Here are four easy principles for working with complex trauma – your own and your clients’ traumas. If you follow these principles you will not go far wrong. This is based on the work of Bessel van de Kolk, and David Emerson. The reason I have posted this is to begin to address the growing sense of anxiety and diminishment of confidence about working with trauma. An integrative therapist can and should be working with trauma – this is how.
A word of clarification – complex trauma is the term given to an accumulation of difficult experiences over time, which disrupt the person’s capacity to experience normal cycles of arousal and rest. Where the ‘trauma’ is much more of a single event there are other interventions which can be of great benefit and which work on that specific event. This post is about complex trauma.
- Encourage present moment awareness. Bring the therapy in to the here and now, work with breath, presence, and conscious in-the-room-nowness. In trauma we are whisked out of ourselves and our present moment – tackling trauma involves rebuilding faith in the present moment.
- Encourage choice. Do not made decisions for your client. In trauma choice seems to be removed, we feel we lack choice about what happens to us. So in tacking trauma we need to restore the truth that we have choices.
- Get in to action. In trauma we ‘freeze’. Tackle this by taking an action. You feel hot? take of your jumper. You have a tickle in your throat? Cough. These basic actions (and look how basic they are!) are about taking ACTION to change your circumstances. Working like this with trauma means we are addressing the freeze.
- Foster rhythm. Humans are rhythmic beings and trauma bounces us out of rhythm. Get back to rhythm. Think heart rhythm. Think breath. Think routine. Keep stable weekly appointments. Boundaries, rhythms, and this will correct the crazy.
And that is how you work with trauma. Be generous and loving. Be kind. Remember that it is scary. But take these four principles to the heart of your work with trauma and people will recover. Really they will. What you don’t want to do is just operate a flimsy talking therapy which ignores these basic principles. Present moment, choice, action, rhythm.
How is this a transpersonal roadmap? I use the expression because there is a lot of confusion about how transpersonal work only works with energies which can often seem to be quite disembodied. Disembodied work will NOT work with trauma, either specific trauma or complex trauma. The only way to make any kind of effective and safe intervention with trauma work is to restore a sense of whole-being embodied presence in the moment. Restoring a sense of being an embodied being. That is what this road map seeks to do. So this is transpersonal work par excellence.
Present moment, choice, action, rhythm. Be calm. Be reassuring. You can do this.
Emerson, D., & Hopper, E. (2011). Overcoming trauma through yoga: Reclaiming your body. Berkeley, Calif: North Atlantic Books.
Van, . K. B. A., Pratt, S., Gildan Media Corporation., & Blackstone Audio, Inc. (2015). The body keeps the score: Brain, mind, and body in the healing of trauma (this ref is for an audio version of this classic).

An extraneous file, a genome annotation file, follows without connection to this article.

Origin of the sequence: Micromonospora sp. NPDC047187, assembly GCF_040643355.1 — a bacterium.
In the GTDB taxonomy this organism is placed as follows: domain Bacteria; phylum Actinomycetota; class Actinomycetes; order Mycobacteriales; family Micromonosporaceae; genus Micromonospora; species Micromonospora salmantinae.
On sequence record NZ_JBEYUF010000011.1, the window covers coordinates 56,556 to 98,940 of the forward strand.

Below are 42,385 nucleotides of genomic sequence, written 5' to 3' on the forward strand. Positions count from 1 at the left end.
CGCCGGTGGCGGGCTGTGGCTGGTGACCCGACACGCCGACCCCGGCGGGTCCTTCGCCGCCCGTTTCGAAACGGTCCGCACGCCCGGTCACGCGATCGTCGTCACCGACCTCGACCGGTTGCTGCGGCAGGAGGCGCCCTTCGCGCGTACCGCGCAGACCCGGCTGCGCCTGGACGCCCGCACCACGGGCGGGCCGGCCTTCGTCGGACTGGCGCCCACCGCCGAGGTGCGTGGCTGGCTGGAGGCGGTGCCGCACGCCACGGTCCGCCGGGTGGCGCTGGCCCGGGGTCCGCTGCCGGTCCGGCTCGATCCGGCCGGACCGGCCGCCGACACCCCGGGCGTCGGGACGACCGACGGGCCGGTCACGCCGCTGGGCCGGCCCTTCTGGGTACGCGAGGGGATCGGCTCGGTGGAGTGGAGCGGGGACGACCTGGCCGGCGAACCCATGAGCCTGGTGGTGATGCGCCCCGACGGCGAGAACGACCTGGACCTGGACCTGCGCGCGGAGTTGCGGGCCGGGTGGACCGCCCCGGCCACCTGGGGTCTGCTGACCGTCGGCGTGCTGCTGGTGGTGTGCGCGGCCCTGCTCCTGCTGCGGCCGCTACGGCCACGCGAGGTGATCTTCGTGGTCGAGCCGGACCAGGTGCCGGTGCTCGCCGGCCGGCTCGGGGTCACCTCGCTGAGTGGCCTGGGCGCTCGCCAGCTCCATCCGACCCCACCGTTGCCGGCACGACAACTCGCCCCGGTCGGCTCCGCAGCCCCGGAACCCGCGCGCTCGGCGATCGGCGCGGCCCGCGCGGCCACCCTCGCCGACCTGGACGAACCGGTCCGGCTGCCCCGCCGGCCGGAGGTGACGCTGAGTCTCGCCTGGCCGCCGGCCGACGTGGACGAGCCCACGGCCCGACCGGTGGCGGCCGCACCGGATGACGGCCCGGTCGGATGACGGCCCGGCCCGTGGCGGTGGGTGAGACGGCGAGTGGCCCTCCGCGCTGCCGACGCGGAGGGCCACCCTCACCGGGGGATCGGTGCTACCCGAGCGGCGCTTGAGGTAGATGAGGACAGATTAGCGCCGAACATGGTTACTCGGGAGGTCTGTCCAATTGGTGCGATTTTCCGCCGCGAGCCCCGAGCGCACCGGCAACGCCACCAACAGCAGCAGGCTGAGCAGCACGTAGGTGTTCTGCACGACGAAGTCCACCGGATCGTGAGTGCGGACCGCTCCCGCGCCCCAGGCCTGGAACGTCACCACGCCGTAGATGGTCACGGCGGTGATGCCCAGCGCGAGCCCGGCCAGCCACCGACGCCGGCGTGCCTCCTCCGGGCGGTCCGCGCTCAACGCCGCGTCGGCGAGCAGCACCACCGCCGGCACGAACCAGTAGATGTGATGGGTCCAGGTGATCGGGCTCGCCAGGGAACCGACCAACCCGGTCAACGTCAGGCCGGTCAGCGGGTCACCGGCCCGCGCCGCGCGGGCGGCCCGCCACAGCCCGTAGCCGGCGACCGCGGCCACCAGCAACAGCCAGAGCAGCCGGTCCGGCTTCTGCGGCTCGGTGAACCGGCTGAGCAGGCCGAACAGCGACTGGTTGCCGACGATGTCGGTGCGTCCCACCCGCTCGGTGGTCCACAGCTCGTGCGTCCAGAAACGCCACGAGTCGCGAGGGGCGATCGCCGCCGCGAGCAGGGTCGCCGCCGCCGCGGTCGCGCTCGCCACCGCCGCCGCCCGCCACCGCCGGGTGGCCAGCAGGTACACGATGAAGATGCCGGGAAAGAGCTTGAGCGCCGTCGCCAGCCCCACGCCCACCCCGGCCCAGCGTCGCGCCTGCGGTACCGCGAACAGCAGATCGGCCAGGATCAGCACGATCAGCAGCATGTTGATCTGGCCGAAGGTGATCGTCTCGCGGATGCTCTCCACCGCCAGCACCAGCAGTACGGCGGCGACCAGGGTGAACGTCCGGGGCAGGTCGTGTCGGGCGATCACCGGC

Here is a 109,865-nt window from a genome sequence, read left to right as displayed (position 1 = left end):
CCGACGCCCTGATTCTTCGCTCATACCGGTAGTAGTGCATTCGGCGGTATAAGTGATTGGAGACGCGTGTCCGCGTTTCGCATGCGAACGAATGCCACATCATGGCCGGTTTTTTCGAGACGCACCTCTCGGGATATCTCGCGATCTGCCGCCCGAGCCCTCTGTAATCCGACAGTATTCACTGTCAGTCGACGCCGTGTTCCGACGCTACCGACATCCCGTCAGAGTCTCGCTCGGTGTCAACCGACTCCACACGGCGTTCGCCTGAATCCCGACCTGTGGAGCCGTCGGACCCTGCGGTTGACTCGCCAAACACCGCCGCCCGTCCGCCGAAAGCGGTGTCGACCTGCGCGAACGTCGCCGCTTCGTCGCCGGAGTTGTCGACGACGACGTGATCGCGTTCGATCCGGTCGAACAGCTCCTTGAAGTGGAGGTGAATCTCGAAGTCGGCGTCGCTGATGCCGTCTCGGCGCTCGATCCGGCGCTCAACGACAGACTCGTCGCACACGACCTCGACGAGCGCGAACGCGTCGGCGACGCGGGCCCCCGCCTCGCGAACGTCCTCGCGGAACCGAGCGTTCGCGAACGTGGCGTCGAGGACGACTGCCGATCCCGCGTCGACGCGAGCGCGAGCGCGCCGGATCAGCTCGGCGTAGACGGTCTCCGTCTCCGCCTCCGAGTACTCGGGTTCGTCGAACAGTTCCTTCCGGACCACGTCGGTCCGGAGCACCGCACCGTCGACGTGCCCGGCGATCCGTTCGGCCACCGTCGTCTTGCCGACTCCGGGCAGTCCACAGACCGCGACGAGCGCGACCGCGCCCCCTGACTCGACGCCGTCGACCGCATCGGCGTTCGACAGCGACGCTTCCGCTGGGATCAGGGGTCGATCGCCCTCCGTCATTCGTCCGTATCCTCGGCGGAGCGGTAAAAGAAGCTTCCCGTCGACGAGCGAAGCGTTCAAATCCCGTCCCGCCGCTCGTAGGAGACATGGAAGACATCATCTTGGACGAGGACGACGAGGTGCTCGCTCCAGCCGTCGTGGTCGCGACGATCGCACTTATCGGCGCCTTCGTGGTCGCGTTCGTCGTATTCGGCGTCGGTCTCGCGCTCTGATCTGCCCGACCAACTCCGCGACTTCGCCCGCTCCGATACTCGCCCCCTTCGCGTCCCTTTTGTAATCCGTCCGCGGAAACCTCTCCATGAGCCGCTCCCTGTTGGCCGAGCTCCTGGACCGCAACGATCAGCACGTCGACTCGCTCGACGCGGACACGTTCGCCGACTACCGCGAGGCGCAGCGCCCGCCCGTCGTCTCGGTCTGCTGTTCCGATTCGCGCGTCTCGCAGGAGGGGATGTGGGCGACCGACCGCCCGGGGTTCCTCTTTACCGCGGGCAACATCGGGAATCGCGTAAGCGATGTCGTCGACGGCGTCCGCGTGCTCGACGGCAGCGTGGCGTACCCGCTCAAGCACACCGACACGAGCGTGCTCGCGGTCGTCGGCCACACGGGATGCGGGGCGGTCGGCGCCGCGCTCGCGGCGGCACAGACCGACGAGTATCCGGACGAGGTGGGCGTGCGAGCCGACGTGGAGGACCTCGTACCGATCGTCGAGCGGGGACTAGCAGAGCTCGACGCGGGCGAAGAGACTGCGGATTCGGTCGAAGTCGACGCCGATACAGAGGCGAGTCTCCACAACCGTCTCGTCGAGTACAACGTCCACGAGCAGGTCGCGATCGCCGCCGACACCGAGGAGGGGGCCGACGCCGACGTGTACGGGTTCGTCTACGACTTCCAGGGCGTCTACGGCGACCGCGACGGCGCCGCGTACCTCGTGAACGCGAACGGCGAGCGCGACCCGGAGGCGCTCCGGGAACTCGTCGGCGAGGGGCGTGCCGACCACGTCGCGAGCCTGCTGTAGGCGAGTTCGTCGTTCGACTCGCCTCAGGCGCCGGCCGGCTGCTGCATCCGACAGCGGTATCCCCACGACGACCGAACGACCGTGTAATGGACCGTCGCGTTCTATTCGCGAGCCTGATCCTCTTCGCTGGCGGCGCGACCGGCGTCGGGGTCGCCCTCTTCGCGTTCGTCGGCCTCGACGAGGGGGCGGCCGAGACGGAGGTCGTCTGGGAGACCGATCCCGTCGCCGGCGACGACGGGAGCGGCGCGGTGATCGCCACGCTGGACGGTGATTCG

10 Replies to “Overcoming trauma – a transpersonal roadmap”
Thank you: this is generously,beautifully and simply put.
It can be hard to stay confident when working with the vicissitudes of complex trauma…..
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Thank you so much for this post Katy. What a breath of fresh air to read something so clear, concise and helpful.
Amazing. Can’t wait to work with your suggestions!
Best wishes, Emma T
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Thanks Emma let us know how it goes! Glad you found it helpful.
Thanks for this Sis. Although I’m not a therapist in the strictest term of the word, I do like to make art and music that touches people and diverts them from their troubles. My wish is for them to stop and look(or listen, or both in the case of my audiovisual works), to feel a degree of healing. Throughout my life I’ve come across the traumatised, the damaged, more so in the last decade as I’ve ramped up my creative practise alongside my spell dealing with the public while working in an emergency services call centre. Your piece is a useful insight that I can apply to my creative work.
Lovely piece, thank you Katy.
I think there’s a bit more to it than that, but these are brilliant principles to start with – thank you for spreading the word among transpersonal psychotherapists.
Well Mary-Clare your work is very focussed on this side of things, (and anyone interested would to well to check out your work ‘The Missing Piece’). My concern here is, as you have correctly observed, to raise awareness and spread the word about addressing these issues, and to get people reading some of the basic texts. I am hoping we can raise the volume on the conversation about all of this. Thanks for commenting M-C! x
Here is the link to Mary- Clare’s 2018 courses on healing complex trauma http://www.primarylight.co.uk/courses-weekends/ for those that are interested in taking this learning further in a workshop environment.
Thank you! M-C
Hi Katy, thank you for your email. Yes, that’s exactly why I commented – to continue the conversation by saying ‘this is brilliant – and there’s more out there’. I’d recommend to everyone that they read Bessel van der Kolk’s The Body Keeps the Score, as I think you do. Thank you for starting the conversation here. X